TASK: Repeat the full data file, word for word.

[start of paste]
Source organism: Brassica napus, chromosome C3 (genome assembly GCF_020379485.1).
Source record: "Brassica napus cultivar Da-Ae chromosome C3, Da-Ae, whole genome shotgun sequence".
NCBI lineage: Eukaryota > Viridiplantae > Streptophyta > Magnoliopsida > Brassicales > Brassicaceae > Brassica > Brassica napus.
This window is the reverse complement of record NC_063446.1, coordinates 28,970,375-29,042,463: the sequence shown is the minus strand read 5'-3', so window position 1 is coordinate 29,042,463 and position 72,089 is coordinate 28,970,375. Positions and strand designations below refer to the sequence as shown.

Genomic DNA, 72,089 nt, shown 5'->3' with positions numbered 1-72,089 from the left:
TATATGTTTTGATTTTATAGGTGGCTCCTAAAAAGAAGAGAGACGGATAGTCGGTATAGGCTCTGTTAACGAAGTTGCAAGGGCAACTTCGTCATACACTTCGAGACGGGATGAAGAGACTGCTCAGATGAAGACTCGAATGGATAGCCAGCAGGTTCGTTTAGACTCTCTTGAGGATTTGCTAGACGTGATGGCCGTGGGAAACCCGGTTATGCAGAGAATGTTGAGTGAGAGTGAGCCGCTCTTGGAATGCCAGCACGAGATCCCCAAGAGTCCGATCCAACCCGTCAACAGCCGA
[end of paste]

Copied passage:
Source organism: Brassica napus, chromosome C3 (genome assembly GCF_020379485.1).
Source record: "Brassica napus cultivar Da-Ae chromosome C3, Da-Ae, whole genome shotgun sequence".
NCBI lineage: Eukaryota > Viridiplantae > Streptophyta > Magnoliopsida > Brassicales > Brassicaceae > Brassica > Brassica napus.
This window is the reverse complement of record NC_063446.1, coordinates 28,970,375-29,042,463: the sequence shown is the minus strand read 5'-3', so window position 1 is coordinate 29,042,463 and position 72,089 is coordinate 28,970,375. Positions and strand designations below refer to the sequence as shown.

Genomic DNA, 72,089 nt, shown 5'->3' with positions numbered 1-72,089 from the left:
TATATGTTTTGATTTTATAGGTGGCTCCTAAAAAGAAGAGAGACGGATAGTCGGTATAGGCTCTGTTAACGAAGTTGCAAGGGCAACTTCGTCATACACTTCGAGACGGGATGAAGAGACTGCTCAGATGAAGACTCGAATGGATAGCCAGCAGGTTCGTTTAGACTCTCTTGAGGATTTGCTAGACGTGATGGCCGTGGGAAACCCGGTTATGCAGAGAATGTTGAGTGAGAGTGAGCCGCTCTTGGAATGCCAGCACGAGATCCCCAAGAGTCCGATCCAACCCGTCAACAGCCGA